So, what did Mother Nature have in store for this year’s Regatta – the usual mixture of inclement dross, incorrect forecasts and a blank white disk to look at for hours on end! Well, at least any likely showers would fall on a new gazebo, purchased just a few days prior. The old one requires major (but not insurmountable) work to rectify various issues – particularly with the strut frame work – so we thought a new one would be the better option for now.

It was unpacked and erected on the Saturday afternoon, an hour before our solar event was due to start. Saturday, although actually quite sunny, was let down by a nagging breeze, met office speak for a blustery gale at least that’s what it felt like sometimes. Still, if you can erect a gazebo in conditions like that, it should be a doddle in calm weather. Keith and Mark battled on and surprisingly had the thing up in less than 15minutes, pegged and tethered down.

Our colleague Marcus from Grover Optics was once again pitched adjacent, with the birds of prey eyeing up the un wary on the other side.

Having set up ‘shop’ with scopes and posters etc it was time to see what, if anything was on the sun. Wow! Not a blank, disk, but a decent grouping of sunspots occupying the equatorial region, a fine sight indeed and one that people could appreciate for once.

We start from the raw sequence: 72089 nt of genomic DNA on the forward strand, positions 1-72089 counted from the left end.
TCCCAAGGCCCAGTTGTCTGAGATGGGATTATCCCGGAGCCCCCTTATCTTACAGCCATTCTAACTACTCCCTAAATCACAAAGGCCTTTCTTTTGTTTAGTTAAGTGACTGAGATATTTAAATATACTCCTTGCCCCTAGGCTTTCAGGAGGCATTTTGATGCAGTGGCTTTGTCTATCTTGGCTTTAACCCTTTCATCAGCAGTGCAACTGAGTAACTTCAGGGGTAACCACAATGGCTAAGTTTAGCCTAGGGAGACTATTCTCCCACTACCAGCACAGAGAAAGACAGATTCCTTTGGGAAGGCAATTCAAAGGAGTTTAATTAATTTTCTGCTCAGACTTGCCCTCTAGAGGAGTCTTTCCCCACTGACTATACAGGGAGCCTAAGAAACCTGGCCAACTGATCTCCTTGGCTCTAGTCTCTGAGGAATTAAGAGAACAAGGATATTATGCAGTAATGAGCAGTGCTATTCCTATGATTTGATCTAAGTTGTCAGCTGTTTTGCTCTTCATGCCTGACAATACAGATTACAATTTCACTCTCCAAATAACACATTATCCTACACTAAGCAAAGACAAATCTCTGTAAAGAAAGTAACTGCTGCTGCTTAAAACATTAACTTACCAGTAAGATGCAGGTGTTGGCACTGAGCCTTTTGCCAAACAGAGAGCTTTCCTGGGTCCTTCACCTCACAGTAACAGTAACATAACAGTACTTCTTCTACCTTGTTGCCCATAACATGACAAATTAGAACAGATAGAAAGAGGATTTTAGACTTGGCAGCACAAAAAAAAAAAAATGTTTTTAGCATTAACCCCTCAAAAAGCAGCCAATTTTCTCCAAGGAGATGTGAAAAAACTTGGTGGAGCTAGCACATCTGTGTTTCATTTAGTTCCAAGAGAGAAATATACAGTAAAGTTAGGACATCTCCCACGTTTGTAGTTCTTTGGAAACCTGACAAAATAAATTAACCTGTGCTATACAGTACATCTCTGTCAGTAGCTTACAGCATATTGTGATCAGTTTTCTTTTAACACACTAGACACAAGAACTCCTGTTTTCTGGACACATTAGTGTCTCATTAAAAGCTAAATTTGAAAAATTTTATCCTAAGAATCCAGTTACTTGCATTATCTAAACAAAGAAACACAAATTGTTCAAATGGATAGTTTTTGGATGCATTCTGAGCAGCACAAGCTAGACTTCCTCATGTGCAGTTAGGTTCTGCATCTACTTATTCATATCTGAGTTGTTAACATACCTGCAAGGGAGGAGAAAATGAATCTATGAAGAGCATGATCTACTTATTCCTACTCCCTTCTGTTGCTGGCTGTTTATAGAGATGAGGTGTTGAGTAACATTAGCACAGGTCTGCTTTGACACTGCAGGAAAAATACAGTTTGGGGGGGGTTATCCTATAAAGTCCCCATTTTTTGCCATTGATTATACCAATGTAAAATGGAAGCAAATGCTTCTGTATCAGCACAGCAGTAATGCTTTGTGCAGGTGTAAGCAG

Clouds, people and our flyers came and went, the A4 flyers gaining their wings during a particularly blustery period, plastering cars, bikes, people, babies alike across in crescent garden. Fortunately people ran, fetched and retrieved (a bit like Marcus’s new Border collie) and within 5 minutes all the literature was securely nailed down to the table.

Saturday evening was meant to be the clear night... it wasn’t, but strangely all was not lost with a clearing to the SW allowing views of Saturn, much to the delight of the ‘party goers. Eventually the cloud cover did fragment, allowing observations of a few deep sky objects, the LX having its first run out this season.

Sunday afternoon – was much calmer, and erecting the gazebo was indeed a doddle, but the high hazy cloud robbed us of the clarity of the solar disk we had enjoyed on the Saturday.

The forecast was not encouraging for the Sunday evening – cloud cover would continue to build, preventing any observations whatsoever. Well, cloud did build up, slowing marching across the sky. Then the subsiding breeze swung round to the ESE and lo and behold the cloud fragmented and marched off again.  So having expected to preside over a ‘cloud party’ the LX and several members were called into action for what turned out to be a half decent event.

Mark ventured up to assist Marcus on the Monday afternoon, and tried a little solar viewing with one of his spotting scopes and our ETX solar filter. The sunspot group was evolving nicely. Tentative plans had been made to train a scope on the setting sun that evening to observe the 4% partial solar eclipse, but in the end thicker cloud prevented any chance of doing this, but at least we could enjoy the NASA on line streaming of the total eclipse tracking across the US. So, Regatta, in summary 7 out of 10 I guess.

Images: taken by Mark - 20-Aug-2017, 12:15h.